Students assemble contraptions at Capitol in Garver challenge

by Steve Brawner ([email protected]) 123 views 

Let’s just say it wasn’t the first time the State Capitol has been a site where small groups hastily assembled overly complex solutions to fix insignificant or non-existent problems.

But this time was more fun.

Students from eight Arkansas middle schools competed Monday (April 8) in the Capitol Rotunda in the Garver Chain Reaction Challenge.

The teams each had been given STEM (Science, Technology, Engineering, Math) kits to use in the challenge. The kits came with wooden planks, balls, ramps and other items and were used to create a Rube Goldberg-style chain reaction. Rube Goldberg contraptions ingeniously accomplish simple tasks using unnecessarily complicated methods.

At the Capitol, the teams along with their kits were given a mystery box composed of a pulley, plastic lemon, jack-in-the-box and a plunger. Then they were given 30 minutes to build their contraption.

Beebe Middle School won the trophy, which was based on innovation, teamwork, duration and perseverance.

North Little Rock-based Garver was formed in 1919 in downtown Little Rock by engineer Neal Garver and has grown to 600 employees in 28 offices in 11 states. It is celebrating its 100th anniversary by providing Garver Chain Reaction Challenge STEM kits and monetary donations to 100 schools in the various states within its footprint. Forty-three of those schools are in Arkansas.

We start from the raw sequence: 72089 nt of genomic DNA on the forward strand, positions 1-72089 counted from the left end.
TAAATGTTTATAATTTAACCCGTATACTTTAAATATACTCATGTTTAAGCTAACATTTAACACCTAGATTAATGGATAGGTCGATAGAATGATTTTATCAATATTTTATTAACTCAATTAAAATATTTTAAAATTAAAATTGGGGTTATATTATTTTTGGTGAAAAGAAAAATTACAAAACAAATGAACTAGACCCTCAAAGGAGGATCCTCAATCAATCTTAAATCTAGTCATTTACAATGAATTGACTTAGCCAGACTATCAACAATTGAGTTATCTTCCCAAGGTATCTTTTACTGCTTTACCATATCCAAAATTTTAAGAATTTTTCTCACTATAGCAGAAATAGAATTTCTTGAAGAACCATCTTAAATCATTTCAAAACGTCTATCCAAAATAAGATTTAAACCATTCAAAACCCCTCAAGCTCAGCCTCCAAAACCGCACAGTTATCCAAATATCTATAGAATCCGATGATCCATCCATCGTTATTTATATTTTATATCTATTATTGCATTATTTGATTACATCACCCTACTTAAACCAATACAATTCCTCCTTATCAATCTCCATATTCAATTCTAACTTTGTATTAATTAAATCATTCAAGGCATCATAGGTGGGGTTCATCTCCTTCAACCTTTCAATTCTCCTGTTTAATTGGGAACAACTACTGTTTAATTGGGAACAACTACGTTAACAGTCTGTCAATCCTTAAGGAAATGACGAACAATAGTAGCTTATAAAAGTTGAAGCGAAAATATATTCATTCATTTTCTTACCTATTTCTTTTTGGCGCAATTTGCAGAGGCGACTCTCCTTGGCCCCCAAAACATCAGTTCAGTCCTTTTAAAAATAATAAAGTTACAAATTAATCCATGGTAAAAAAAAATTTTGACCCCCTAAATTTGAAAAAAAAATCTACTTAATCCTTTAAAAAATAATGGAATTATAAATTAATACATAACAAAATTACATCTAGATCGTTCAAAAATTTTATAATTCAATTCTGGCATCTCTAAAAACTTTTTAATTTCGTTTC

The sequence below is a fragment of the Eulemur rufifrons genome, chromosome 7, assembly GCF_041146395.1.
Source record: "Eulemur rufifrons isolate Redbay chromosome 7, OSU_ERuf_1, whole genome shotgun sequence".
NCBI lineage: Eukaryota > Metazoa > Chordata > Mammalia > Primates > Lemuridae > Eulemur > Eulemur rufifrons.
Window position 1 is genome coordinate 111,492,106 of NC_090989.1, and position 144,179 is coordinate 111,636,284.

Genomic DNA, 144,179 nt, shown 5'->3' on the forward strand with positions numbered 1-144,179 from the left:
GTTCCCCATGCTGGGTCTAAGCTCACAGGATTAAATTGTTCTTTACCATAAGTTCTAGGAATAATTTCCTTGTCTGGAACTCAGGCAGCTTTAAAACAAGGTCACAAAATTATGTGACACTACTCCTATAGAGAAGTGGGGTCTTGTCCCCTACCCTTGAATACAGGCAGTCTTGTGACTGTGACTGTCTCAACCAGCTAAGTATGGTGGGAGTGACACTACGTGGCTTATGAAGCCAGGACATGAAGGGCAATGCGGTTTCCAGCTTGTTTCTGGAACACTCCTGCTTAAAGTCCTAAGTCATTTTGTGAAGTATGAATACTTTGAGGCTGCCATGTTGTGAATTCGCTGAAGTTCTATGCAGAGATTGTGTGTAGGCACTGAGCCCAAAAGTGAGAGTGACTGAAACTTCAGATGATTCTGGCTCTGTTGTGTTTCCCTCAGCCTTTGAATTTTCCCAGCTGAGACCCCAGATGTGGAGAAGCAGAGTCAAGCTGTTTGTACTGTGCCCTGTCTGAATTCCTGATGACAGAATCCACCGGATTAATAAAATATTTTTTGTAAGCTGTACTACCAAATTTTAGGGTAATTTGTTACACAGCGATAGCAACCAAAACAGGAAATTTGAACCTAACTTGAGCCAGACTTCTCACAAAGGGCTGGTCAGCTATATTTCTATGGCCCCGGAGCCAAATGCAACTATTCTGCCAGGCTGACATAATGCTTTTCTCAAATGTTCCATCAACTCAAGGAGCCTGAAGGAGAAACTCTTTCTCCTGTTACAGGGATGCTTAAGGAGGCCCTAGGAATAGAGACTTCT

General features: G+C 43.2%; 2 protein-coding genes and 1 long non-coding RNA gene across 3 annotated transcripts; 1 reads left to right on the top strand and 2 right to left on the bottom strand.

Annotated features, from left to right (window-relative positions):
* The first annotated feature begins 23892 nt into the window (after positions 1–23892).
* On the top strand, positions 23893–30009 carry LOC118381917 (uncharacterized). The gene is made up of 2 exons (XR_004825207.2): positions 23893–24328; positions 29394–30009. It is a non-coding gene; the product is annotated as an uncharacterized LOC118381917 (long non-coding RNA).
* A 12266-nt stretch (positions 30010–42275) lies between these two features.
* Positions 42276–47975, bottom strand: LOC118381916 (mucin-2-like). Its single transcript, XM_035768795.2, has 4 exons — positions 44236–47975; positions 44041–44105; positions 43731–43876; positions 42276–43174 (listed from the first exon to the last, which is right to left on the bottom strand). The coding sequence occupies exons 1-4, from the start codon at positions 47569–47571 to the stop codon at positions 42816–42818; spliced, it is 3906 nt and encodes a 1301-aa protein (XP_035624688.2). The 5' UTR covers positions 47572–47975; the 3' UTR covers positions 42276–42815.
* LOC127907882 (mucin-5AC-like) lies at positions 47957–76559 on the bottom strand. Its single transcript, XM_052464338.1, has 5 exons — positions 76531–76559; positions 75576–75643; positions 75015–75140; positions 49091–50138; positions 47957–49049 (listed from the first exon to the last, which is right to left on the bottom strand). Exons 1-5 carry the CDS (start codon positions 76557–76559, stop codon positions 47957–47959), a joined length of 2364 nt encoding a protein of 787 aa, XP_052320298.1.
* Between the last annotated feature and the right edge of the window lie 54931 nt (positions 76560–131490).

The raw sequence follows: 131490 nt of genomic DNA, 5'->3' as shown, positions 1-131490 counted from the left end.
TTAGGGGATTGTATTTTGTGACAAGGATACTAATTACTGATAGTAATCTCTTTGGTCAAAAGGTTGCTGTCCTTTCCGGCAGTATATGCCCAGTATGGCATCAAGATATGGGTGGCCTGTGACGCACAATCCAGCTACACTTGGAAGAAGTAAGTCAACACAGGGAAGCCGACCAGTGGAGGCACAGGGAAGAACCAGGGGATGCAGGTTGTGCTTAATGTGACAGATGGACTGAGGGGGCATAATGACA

Garver CEO Dan Williams said the event is meant to introduce students to engineering principles so they can consider it as a career field. The firm will employ almost 60 college interns this summer, mostly to expose them to Garver. He said his firm has “well over 100” engineering openings.

“Our water guys need 40 people,” he said. “Our transportation guys need 50 people right now, today. That’s just two business lines out of seven. That’s probably the two most actively hiring.”

The event featured a short speech by Gov. Asa Hutchinson, who in 2015 passed legislation requiring all Arkansas high schools to teach computer coding. Regarding Garver’s growth, he said, “That’s called an Arkansas success story, but also it demonstrates that you can run the world from Arkansas, students.”

Hutchinson told participants that his six-foot-seven-inch grandson had shown no interest in computer coding in high school, instead relying on his basketball skills. He did receive an athletic scholarship, but he found in college that he didn’t like his business major.

Now he’s majoring in computer science.

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